jthe Democrats. Uncle Joe Cannon's
'district, from which he retired, re
J Cordell Hull of Tennessee, au
; thor of the income tax law and now
chairman of the Democratic na
I tional committee, was among the'
'Democrats who came back. Henry
IT. Rainey, Illinois, another Dem
ocrat high in party council, was
returned alter being out two years,
and many others, who went out,
then won easily this year.
St. Louis. Nov. 9.?The Demo
crats oi Missouri scored a sweep
ins victory, electing, in addition to'
Senator Reed, eleven of the six
teen congressmen; a gain of nine,!
the state school superintendent, I
all three- judges of7 -the state su- f
I preme court, twelve of the seven-!
; teen state senators and a large,
i majority of the hundred and fifty i
I - ? . !
! San Francisco, Xov. 9.?Late re-;
turns from the far western states-!
show that the results of the vote;
for several important officers are!
still doubtful. Chief interest cen
ters in the contest for senator In
Washington, between Poindexter,
Republican, and Dill, Democrat.
Dill was reported five thousand
ahead this morning.
Fargo, X. D., Xov. 9.?With sup-1
porters of Frazier, recalled ? non
partisan league governor, claiming
that he will be elected "senator by!
fifteen thousand majority, O'Con-!
nor, his Democratic opponent, had j
a lead of seven thousand thisi
morning. O'Connor's lead was cut!
from fifteen thousand.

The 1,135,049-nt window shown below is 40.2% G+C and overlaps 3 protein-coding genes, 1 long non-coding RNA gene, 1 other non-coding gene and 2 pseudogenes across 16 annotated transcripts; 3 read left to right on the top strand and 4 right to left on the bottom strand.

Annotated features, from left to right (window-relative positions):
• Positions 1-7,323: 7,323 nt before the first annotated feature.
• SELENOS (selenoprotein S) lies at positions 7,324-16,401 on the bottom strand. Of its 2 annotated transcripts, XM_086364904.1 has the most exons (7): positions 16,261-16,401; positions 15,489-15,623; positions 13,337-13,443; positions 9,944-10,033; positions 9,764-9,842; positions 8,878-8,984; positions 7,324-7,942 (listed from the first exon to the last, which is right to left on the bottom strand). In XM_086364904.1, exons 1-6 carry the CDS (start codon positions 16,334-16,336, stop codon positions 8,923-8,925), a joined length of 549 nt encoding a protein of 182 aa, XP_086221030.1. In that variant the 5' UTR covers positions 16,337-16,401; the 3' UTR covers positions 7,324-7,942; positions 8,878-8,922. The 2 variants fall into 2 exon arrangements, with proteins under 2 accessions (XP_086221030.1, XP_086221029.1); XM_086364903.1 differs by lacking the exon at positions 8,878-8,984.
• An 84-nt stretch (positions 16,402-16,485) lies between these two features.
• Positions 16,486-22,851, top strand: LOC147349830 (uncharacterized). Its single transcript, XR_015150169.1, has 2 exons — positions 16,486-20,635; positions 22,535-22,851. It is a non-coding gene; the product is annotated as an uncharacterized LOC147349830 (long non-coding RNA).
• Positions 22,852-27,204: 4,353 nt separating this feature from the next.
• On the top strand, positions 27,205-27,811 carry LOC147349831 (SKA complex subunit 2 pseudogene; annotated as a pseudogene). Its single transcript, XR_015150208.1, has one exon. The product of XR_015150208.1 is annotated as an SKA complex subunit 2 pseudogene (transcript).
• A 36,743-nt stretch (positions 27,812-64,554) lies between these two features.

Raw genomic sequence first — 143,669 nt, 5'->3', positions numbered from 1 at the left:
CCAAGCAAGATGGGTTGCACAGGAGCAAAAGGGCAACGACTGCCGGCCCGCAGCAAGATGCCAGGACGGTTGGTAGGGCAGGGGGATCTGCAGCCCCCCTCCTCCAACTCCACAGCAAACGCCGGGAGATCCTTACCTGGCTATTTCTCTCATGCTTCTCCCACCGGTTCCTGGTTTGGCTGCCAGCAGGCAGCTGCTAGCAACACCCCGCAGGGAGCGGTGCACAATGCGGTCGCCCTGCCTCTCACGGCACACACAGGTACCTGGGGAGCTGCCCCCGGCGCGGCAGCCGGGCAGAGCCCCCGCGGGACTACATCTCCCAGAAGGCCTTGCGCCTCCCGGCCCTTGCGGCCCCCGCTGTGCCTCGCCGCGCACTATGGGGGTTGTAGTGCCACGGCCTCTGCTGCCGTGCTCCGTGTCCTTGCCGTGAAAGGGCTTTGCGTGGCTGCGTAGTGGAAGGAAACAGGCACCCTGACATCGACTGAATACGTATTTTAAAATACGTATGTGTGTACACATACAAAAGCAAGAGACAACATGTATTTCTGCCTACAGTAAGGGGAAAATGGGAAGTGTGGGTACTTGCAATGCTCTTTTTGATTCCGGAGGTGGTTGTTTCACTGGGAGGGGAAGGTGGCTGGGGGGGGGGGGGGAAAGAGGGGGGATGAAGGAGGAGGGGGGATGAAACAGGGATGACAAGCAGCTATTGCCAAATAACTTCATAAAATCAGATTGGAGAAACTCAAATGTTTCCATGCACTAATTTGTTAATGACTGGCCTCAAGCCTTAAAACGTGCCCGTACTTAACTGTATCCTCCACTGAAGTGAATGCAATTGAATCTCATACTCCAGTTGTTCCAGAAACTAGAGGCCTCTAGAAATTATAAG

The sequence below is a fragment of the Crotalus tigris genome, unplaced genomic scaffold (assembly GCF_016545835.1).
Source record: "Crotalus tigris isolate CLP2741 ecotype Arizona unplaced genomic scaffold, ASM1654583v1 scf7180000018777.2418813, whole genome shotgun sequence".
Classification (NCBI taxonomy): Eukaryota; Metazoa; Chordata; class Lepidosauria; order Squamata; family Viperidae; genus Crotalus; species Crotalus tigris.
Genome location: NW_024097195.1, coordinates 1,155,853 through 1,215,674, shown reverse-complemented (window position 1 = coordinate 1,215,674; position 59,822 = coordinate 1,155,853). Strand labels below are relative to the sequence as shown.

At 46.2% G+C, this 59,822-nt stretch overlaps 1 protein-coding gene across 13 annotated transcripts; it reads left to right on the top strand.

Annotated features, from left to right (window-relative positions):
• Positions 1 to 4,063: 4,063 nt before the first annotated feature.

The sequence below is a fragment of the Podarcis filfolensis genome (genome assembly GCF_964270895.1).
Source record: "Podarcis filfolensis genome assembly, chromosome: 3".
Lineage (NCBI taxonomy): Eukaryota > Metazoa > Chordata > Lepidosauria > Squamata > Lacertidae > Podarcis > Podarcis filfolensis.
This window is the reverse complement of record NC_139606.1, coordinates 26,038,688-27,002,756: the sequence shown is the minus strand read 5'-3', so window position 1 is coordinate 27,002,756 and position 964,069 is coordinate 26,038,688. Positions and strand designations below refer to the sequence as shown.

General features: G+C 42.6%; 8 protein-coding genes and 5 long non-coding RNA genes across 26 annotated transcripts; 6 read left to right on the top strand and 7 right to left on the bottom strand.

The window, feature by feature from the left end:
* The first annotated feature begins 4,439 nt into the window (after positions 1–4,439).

Detroit, Xov. 9. -- Democratic!
successes in the 'Michigan- elec- j
tion appear more pronounced to-j
day, on belated returns, which'
show that in addition to electing;
senator, congressman and five state;
legislators; the 'party gained!
ground in many state contests. In!
many instances the party elected;
county officers for the first time in [
the history of the state.
- ? ?
Oklahoma City, Xov. 9.?Okla-j
homa will send seven Democrats j
and one Republican to congress,'
it is indicated in nearly complete j
returns. The Democrats . wrested j
four congressional seats from the I
Republicans and re-elected three;
of their, own congressmen. .1
Big Rapids, Mich., Xov. 9.?J
Senator-elect Ferris, Democrat, de-!
clared today that- his first official!
act upon taking office, will be steps \
for the rehearsing of the New- j
berry case, in an effort to unseat;
the Republican junior senator.' - j
* ?.' '
Indianapolis, Xov. 8.?Three /ea-j
tures tonight stand out above all;
else in Indianas' State-wide elec-j
tion of yesterday.
? They arer;
First?The victory of Samuel M.|
[Ralston, Democrat, over Albert J.
Beveridge, Republican, in the. face
?f : Republcian victories generally
throughout the ticket.
Second?The shattering of the
solid Republican representation in
the: national House of Representa
tives for the Thirteenth Con-i
grt-ssi?nal districts with, /three;
i Democrats assured victories. ... j
I Third?The continued majority of;
jthe' Republican party in both i
j branches of the .State Legislature, j
Former Governor Ralslon's 'lead
over former Senator Beveridge' con
tinued .to amount slowly as the-re
sults from the rural districts were
gathered. . The^ unofficial; vote -onj
j the Senatorial race for 3,1*95 pre-j
i cincts ?f 3,2:95 in Indiana vgave
! Ralston . 5 30,2 2 3: and Beveridge
j 498,833. William Henry, Socialist,.
J was running a poor third; his. total
jvote" being ?,120." ?
Mrs. E. 0. Ingram Wffl Not'
. Be Tried at This Term of .j
Columbia, Xov. 8.?Mrs.. Eugene
O. Ingram, wife of a local auto
| mobile salesman, indicted yesterday
I by : a federal grand .jury on
I charges of writing improper anony
I mous letters in connection with a
(society wedding here last October,I
IwiR not be tried at the present'
j term of court, it was stated today
I by J. D. E. Meyer, United States
I District Attorney. Bond for Mrs.
! Ingram was fixed at $2,000. .
? -?- ? ? ?? ? ,; ??